Attorney Bernard Kubetz of Bangor, who represented NBC in the case, countered that everything in the program was true and that the producers promised only to create an accurate documentary. "At issue in this case is what was in the program," he says. Kennedy told NBC senior correspondent Fred Francis on camera that truckers call their log books "lie books" and that they could not stay in business if they operated within the law. He acknowledged falsifying his log and using marijuana.
Kubetz's argument that the First Amendment protects both "truthful speech" and the editing function of the press won out on appeal. "The appeals court stuck to strict interpretation of the law and careful evaluation of trial evidence," he says.
In its decision, the three-judge appeals panel reversed Kennedy's invasion of privacy claim because his drug use was "closely related to the theme of highway safety, an issue of public concern featured on the Dateline program." The truckers also lost an appeal for punitive damages, because they were unable to show that NBC was motivated by ill will. The court concluded that "Dateline's" motives were no more than "the zealous pursuit of an emotionally compelling story." The appeals court left open the possibility that Veilleux could recover damages for lost business due to PATT's inclusion in the program. The court also left open Kelly Veilleux's claim for damages for loss of companionship with her husband. "What good is a justice system when three judges can reverse the decision of a jury?" Veilleux asked after he heard the news. "I have a name for it: social injustice."
His attorney, William Robitzek of Lewiston, Maine, says the case pits the right to a jury trial against the right to a free press. "The jury listened to live witnesses, viewed videotapes and found evidence to support every single one of the truckers' claims," Robitzek says. "The appeals court looked only at the printed record and appeals briefs for evidence to support what NBC said."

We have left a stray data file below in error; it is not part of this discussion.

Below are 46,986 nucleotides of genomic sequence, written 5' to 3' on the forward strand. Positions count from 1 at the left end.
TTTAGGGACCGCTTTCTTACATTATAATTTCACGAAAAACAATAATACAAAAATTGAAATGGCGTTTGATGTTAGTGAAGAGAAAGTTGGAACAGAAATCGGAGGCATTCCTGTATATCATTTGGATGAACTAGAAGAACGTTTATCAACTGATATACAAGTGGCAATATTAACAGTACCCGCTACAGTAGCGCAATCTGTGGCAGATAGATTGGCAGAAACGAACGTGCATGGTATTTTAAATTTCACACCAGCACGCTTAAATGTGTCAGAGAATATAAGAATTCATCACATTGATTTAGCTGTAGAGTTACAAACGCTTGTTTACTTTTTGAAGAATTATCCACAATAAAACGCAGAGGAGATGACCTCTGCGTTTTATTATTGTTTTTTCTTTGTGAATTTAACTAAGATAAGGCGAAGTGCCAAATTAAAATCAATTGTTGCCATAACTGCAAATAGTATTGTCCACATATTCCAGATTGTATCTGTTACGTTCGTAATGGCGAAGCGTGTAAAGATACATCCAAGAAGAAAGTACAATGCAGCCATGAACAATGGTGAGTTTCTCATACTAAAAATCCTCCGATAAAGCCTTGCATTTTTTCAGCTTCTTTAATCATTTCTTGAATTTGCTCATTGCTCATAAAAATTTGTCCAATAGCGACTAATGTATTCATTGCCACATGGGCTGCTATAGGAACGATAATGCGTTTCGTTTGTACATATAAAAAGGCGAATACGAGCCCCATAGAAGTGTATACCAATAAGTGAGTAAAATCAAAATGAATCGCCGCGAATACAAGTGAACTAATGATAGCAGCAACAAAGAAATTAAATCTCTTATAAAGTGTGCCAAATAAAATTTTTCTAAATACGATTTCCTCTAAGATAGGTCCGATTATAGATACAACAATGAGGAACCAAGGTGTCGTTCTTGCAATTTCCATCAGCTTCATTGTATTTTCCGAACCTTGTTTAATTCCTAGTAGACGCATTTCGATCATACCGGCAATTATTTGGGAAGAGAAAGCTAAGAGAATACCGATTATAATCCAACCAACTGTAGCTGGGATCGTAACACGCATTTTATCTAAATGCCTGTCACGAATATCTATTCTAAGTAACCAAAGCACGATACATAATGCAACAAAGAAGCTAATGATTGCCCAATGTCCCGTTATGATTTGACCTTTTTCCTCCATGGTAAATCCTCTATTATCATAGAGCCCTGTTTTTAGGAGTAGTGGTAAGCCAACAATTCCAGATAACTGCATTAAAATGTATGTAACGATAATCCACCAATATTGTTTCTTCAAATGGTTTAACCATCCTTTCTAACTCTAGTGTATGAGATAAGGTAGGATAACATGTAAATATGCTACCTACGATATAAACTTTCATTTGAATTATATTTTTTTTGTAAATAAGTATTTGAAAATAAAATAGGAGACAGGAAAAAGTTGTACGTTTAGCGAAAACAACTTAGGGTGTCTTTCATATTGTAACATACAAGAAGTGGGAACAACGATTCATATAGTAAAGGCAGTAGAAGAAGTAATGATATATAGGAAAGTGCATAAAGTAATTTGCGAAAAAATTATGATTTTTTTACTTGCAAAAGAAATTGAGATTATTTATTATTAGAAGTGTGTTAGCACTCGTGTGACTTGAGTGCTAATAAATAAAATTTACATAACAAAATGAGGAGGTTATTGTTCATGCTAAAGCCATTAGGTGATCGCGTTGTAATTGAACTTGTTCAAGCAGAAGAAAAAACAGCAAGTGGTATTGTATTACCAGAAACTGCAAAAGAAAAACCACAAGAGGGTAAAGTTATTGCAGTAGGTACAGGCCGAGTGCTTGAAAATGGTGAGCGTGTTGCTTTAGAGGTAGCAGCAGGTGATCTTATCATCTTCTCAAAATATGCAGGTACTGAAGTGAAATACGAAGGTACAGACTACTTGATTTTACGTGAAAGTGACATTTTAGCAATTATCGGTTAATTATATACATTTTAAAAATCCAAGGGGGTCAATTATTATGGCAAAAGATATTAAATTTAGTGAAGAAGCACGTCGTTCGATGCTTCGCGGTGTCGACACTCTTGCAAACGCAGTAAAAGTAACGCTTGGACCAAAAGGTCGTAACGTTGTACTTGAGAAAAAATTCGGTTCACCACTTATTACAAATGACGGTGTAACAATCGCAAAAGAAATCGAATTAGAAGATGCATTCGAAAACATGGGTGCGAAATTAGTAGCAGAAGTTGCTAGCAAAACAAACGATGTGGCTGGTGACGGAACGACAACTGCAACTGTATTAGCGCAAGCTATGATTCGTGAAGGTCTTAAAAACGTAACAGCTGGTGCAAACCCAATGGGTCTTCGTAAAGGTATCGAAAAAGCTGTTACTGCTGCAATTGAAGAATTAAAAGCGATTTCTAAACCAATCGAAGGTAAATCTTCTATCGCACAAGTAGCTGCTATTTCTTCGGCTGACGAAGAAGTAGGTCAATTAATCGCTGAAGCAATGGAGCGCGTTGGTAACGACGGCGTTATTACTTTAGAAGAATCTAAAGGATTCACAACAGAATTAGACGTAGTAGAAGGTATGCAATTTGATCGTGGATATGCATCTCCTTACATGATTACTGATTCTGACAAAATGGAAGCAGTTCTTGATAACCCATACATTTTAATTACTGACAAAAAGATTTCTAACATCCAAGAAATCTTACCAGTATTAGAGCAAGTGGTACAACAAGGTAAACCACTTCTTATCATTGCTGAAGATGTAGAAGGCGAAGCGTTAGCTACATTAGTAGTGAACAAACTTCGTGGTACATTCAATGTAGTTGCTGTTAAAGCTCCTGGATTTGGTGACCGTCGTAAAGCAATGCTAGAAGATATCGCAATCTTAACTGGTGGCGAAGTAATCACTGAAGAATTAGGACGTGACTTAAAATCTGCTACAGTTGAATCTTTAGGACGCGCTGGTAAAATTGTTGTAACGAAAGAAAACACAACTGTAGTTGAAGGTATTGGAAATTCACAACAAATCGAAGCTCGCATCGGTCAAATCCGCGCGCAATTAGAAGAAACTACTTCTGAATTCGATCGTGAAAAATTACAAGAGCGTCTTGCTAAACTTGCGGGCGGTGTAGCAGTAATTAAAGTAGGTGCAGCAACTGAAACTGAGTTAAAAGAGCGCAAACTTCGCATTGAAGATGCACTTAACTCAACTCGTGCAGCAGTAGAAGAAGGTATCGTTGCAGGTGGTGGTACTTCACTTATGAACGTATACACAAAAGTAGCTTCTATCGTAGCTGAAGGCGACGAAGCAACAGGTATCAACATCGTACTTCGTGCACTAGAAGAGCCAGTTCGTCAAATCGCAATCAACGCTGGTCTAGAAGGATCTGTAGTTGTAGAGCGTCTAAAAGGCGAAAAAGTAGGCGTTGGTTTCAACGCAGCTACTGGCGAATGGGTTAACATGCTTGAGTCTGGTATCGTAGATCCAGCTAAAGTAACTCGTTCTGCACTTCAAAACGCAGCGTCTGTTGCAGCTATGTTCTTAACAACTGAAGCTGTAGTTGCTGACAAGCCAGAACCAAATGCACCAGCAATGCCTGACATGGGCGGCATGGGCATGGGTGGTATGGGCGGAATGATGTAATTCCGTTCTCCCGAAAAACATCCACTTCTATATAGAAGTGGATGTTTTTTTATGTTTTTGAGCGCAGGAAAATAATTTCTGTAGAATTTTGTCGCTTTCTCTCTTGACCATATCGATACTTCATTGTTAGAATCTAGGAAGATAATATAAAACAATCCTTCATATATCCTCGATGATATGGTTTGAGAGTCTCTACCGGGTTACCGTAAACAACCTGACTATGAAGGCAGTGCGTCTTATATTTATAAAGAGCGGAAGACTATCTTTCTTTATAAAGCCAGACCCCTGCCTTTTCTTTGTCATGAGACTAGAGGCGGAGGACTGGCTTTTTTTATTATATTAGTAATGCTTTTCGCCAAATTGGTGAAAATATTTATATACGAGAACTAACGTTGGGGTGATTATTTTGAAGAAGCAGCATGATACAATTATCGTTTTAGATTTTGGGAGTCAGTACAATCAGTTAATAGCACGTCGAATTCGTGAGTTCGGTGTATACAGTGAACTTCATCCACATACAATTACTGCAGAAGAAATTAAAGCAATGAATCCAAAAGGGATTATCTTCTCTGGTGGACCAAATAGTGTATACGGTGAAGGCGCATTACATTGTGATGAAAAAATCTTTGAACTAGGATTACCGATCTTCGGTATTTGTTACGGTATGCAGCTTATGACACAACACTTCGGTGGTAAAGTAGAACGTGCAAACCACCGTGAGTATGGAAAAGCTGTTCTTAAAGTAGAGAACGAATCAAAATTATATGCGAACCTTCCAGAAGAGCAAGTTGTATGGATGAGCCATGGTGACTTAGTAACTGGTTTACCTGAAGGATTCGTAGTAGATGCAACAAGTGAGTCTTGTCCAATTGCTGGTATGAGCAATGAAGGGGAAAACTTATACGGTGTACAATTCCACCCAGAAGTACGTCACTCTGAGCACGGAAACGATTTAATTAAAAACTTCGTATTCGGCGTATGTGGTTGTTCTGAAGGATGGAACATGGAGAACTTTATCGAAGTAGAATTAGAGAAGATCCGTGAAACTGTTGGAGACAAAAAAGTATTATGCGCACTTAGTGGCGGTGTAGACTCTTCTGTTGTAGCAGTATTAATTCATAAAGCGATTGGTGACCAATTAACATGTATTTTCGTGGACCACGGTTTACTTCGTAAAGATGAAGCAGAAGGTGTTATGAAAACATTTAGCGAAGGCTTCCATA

Robitzek is contemplating an appeal to the U.S. Supreme Court.
Ken Paulson, executive director of the Freedom Forum First Amendment Center, is familiar with jury decisions based more on ethical than legal issues. "The American public has a tendency to regulate the media when it gets into the jury box," he says. "Juries are eager to right wrongs. They don't appreciate the First Amendment implications."
Calling the recent ruling "a significant victory for the free press," he says the case is also a reminder that juries will punish the media. "Fifty-three percent of the American public believes there is too much freedom of the press," he says, citing a recent Freedom Forum survey. "The challenge for the profession is to do a better job of explaining why we do what we do."
Bob Steele, director of the ethics program at the Poynter Institute in St. Petersburg, Florida, says journalists "can't prevent all harm." Steele wrote SPJ's ethical guidelines and intentionally selected the word "minimize" in defining reporters' obligations to people they affect. "In order to spotlight significant societal concerns, wrongdoing and system failure, journalists must probe into the lives and actions of those who are part of the story," he says. At the same time, they must be "highly professional, very respectful and appropriately compassionate."
He says it's not unusual for a story subject to bring a certain amount of naiveté to the process of journalism. The source may see the story through his or her own lens in a way that is very different from the journalist's. Steele says journalists should be careful not to exploit vulnerable individuals.
"There are times when the law allows something where ethics prompt a different course of action, and vice versa," he says. "How we conduct ourselves when gathering information, interviewing people, observing situations and reporting stories is as important from an ethical standpoint as what we put on the air or in the paper."